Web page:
"Churchill said that an iron curtain had descended from Stettin in the Baltic to Trieste in the Adriatic and that all capitals of Central European culture, including Belgrade, were left behind it. Regardless of how things changed, whether they were non-aligned or not, they were not neutral," the president told the press during a visit to Split when asked to explain her speech during her acceptance of the Fulbright Life Achievement Award at a ceremony in Washington on Saturday.

"Please, let no one try to convince me about a life that never was. We all experienced it in the former Yugoslavia. We all know how it was to travel with a red passport, the humiliation we had to go through, what it meant to pay a deposit. If anyone is nostalgic about the former Yugoslavia, let's introduce one week of the former Yugoslavia. Do you know who will benefit the most? I will, because if you say anything against me, you will end up on Goli Otok," she said, referring to an island prison where political prisoners were held during communist rule.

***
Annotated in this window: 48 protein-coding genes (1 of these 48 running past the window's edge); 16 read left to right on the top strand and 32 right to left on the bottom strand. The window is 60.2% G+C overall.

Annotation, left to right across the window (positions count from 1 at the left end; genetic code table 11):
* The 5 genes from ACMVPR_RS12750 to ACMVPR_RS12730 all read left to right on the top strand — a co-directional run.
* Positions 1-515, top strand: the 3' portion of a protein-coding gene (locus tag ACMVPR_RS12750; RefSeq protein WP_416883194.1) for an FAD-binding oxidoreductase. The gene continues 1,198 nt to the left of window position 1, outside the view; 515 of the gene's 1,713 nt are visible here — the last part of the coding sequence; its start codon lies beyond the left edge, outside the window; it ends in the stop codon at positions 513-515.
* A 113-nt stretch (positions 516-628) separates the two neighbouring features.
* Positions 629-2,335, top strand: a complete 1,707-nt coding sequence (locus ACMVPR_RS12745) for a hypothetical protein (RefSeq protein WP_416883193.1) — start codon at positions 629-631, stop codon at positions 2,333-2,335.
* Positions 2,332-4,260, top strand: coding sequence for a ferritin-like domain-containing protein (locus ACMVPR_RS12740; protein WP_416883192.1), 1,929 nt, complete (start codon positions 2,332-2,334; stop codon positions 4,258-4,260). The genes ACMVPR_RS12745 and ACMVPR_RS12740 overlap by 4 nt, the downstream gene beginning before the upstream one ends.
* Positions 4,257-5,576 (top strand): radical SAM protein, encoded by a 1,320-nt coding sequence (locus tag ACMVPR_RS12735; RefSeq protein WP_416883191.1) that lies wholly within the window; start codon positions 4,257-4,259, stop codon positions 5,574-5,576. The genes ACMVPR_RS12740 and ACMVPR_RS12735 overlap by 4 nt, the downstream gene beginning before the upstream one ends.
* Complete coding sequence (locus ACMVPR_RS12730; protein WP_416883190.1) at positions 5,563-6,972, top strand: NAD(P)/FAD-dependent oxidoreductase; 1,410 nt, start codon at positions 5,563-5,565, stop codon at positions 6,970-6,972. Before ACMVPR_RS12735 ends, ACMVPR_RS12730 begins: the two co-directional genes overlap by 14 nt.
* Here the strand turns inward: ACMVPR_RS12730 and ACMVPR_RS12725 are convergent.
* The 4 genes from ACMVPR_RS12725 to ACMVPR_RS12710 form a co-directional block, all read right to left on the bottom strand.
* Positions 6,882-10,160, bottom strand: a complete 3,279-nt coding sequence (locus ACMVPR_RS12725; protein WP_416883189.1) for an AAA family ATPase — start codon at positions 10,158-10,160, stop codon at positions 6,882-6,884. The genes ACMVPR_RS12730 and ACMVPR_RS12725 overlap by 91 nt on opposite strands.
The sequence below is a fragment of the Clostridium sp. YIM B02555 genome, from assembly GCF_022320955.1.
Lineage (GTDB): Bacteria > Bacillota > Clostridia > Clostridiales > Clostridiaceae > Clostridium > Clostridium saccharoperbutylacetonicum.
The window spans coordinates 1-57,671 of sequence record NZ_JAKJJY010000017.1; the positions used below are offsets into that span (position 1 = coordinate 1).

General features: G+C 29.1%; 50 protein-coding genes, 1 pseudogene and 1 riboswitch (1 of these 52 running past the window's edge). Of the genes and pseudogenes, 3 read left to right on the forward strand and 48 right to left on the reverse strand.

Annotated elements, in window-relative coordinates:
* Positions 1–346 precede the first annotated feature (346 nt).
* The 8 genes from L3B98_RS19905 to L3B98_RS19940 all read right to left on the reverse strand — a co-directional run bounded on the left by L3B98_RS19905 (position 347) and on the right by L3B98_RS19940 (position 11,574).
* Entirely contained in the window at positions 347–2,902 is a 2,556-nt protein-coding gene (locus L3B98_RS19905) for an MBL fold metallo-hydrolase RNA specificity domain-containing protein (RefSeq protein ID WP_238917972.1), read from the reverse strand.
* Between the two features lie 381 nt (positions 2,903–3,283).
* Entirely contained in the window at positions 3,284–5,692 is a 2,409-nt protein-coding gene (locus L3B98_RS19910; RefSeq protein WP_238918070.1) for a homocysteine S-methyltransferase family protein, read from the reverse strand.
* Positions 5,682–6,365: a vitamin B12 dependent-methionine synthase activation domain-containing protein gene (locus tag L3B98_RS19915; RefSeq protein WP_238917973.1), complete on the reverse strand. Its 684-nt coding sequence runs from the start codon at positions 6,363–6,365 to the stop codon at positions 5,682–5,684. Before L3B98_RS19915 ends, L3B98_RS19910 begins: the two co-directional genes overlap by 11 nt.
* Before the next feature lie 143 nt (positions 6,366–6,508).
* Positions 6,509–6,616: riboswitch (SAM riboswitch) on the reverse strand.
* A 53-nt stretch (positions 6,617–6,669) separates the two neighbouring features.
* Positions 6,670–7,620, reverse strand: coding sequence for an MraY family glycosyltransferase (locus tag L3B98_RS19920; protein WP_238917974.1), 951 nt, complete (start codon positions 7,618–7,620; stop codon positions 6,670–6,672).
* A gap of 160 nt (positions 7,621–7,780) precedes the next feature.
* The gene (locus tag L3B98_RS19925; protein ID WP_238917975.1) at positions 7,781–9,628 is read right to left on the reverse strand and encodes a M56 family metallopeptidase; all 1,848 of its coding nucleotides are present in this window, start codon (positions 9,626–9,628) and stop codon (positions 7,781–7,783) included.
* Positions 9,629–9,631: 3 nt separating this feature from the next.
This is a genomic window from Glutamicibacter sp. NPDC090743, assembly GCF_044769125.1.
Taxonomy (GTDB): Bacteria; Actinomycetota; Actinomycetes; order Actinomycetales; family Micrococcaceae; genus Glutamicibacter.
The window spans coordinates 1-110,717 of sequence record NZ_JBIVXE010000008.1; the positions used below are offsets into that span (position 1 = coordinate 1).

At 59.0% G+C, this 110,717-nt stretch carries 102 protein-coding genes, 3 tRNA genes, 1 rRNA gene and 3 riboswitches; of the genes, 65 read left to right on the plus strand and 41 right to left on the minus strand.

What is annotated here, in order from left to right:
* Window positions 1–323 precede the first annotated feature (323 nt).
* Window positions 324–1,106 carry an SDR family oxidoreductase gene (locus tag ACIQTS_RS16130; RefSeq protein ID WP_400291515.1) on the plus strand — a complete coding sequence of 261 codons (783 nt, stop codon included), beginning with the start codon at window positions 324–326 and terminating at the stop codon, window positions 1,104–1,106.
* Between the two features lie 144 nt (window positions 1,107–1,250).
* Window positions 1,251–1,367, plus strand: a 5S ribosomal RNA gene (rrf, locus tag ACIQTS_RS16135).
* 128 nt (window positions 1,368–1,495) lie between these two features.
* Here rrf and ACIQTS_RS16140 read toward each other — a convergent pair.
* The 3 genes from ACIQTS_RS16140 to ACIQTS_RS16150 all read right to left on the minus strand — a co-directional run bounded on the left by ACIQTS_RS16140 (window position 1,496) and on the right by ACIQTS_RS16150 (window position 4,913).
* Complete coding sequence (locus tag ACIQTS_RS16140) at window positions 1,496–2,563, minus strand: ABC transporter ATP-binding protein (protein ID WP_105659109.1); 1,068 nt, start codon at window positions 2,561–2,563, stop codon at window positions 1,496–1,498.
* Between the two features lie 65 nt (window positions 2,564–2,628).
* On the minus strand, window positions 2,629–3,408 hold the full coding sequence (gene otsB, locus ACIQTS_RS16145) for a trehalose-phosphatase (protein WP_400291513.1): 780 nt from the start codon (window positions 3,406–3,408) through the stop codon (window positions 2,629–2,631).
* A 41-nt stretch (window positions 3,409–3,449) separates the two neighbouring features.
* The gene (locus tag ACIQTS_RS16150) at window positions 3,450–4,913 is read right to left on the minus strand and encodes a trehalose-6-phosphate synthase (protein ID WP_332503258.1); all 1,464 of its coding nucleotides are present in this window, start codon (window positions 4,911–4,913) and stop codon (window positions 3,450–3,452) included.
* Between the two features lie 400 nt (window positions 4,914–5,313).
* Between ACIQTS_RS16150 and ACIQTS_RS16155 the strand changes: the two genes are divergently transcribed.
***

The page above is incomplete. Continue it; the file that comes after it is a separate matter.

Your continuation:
More Rijeka news can be found in the Lifestyle section.

Monday, 28 October 2019

Bosnia’s HDZ to Back Grabar-Kitarović for Croatia’s President

ZAGREB, October 28, 2019 - The leader of the Croatian Democratic Union of Bosnia and Herzegovina (HDZ BH), Dragan Čović, has confirmed that his party will support Kolinda Grabar-Kitarović in her bid for a second term as President of Croatia.

Speaking in an interview with the Sarajevo-based daily Dnevni Avaz of Monday, Čović said that the HDZ BH would support Grabar-Kitarović in the presidential race. "The HDZ BH will join in the election campaign when it formally begins," he said.

Citizens of Bosnia and Herzegovina who have dual Bosnian and Croatian citizenship are entitled to vote in presidential and parliamentary elections in Croatia.

Čović said he hoped the forthcoming Croatian presidency of the European Union would help Bosnia and Herzegovina catch up with other countries in the region in their efforts to join the bloc.